Feeds

Google slaps barcodey stickers on Favourite Places

Like Michelin stars but scannable

The Power of One Infographic

Google has sent out 100,000 window stickers to US businesses, proclaiming them to be Favourite Places and providing a QR Code for a quick link to information and reviews.

The QR Code is a variant on the traditional barcode, and readable by the majority of smartphones using the camera, the codes sent out to businesses link to a Google Place Page which can contain opening times and the like, along with customer reviews in a distinctly Yelpish style and nearby photographs.

Google reckons you'll be walking down the street and see one of these Google-branded marks in the window, run up a QR Code client and use the camera on your mobile to connect to a page containing opening times, business information and user-generated reviews, not to mention the all-pervasive advertising which is the point of the process.

For the hard of thinking Google provides an explanatory video:

That means Google can advertise to people who weren't even planning to use the internet, who visited Google in cyberspace in response to a physical manifestation of the Mountain View brand.

Businesses are at liberty not to put the service mark into their windows, and those with poor reviews will probably choose not to, but Google will be maintaining a Place Page on them anyway accessible through Google Mobile Maps. It's easy to imagine routinely checking restaurants and hotels against the Google Place Page, with the associated transfer of trust and reliance on crowd-sourced reviews.

That might be a marvellous thing - rather than relying on brands (such as Premier Inn, Pizza Hut or Starbucks) one could find better local alternatives, assuming one trusts the reviews on Google. But it also makes it very difficult for competing services to get a foot in, when there's only so much space available in the business window. ®

The Power of One Infographic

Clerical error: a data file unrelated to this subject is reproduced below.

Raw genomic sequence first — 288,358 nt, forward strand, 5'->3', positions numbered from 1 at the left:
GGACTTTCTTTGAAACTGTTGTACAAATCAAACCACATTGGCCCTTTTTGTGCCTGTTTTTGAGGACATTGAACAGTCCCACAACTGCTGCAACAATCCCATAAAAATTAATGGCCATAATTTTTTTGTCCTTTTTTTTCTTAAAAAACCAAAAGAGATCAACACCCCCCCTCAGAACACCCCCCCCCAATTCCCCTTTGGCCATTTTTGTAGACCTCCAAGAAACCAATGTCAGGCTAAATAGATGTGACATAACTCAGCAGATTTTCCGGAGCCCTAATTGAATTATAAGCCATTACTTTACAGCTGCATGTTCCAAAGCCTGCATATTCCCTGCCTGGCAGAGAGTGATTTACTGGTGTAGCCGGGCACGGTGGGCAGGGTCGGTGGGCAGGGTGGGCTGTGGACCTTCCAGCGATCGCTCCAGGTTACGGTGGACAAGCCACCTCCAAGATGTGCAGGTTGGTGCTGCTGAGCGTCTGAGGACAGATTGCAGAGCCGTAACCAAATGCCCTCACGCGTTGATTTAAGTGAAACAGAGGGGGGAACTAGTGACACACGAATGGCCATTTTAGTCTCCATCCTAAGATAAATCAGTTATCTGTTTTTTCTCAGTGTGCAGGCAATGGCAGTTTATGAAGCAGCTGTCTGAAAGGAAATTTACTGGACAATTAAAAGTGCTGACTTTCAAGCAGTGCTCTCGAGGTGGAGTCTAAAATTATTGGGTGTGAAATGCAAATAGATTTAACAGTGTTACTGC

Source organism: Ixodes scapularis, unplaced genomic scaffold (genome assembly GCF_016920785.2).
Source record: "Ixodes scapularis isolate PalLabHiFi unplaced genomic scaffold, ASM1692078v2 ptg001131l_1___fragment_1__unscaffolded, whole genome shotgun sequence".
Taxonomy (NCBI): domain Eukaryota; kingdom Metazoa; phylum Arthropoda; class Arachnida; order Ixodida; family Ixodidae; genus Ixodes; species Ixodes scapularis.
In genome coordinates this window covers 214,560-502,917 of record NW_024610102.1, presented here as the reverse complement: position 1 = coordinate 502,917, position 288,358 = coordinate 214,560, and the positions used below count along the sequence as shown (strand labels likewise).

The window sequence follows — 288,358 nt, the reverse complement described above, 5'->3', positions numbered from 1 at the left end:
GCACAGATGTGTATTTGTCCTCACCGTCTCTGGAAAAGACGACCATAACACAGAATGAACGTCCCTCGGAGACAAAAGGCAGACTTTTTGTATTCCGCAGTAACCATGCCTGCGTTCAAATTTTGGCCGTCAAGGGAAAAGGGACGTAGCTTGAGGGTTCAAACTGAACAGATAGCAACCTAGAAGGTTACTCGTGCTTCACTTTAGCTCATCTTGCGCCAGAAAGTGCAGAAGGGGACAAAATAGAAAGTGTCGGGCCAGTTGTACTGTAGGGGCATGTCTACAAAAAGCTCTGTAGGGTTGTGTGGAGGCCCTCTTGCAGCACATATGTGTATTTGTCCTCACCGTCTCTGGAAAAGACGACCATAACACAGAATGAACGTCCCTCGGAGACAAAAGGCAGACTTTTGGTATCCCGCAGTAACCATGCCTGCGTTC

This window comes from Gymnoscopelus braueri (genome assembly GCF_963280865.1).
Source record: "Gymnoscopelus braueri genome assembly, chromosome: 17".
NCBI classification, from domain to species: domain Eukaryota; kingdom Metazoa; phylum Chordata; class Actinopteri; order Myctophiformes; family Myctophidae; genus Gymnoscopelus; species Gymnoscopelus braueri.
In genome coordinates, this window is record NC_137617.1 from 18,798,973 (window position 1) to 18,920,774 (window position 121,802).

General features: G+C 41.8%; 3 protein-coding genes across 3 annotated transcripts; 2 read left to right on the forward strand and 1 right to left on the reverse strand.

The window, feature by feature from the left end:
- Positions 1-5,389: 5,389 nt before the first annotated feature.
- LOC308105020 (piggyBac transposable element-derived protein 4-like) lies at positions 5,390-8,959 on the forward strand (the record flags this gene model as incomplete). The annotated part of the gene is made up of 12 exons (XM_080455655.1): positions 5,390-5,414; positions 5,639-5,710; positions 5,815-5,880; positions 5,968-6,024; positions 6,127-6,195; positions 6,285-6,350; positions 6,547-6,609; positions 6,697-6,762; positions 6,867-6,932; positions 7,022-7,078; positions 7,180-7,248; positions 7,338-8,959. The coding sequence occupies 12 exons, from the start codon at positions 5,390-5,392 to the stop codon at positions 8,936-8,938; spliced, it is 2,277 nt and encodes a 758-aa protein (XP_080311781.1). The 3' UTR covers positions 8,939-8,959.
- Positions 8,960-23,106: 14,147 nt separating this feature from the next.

More from The Register

next story
Major problems beset UK ISP filth filters: But it's OK, nobody uses them
It's almost as though pr0n was actually rather popular
Microsoft unsheathes cheap Android-killer: Behold, the Lumia 530
Say it with us: I'm King of the Landfill-ill-ill-ill
Auntie remains MYSTIFIED by that weekend BBC iPlayer and website outage
Still doing 'forensics' on the caching layer – Beeb digi wonk
All those new '5G standards'? Here's the science they rely on
Radio professor tells us how wireless will get faster in the real world
Apple orders huge MOUNTAIN of 80 MILLION 'Air' iPhone 6s
Bigger, harder trouser bulges foretold for fanbois
Oh girl, you jus' didn't: Level 3 slaps Verizon in Netflix throttle blowup
Just hook us up to more 10Gbps ports, backbone biz yells in tit-for-tat spat
GoTenna: How does this 'magic' work?
An ideal product if you believe the Earth is flat
Telstra to KILL 2G network by end of 2016
GSM now stands for Grave-Seeking-Mobile network
prev story

Whitepapers

Top three mobile application threats
Prevent sensitive data leakage over insecure channels or stolen mobile devices.
Implementing global e-invoicing with guaranteed legal certainty
Explaining the role local tax compliance plays in successful supply chain management and e-business and how leading global brands are addressing this.
Top 8 considerations to enable and simplify mobility
In this whitepaper learn how to successfully add mobile capabilities simply and cost effectively.
Application security programs and practises
Follow a few strategies and your organization can gain the full benefits of open source and the cloud without compromising the security of your applications.
The Essential Guide to IT Transformation
ServiceNow discusses three IT transformations that can help CIO's automate IT services to transform IT and the enterprise.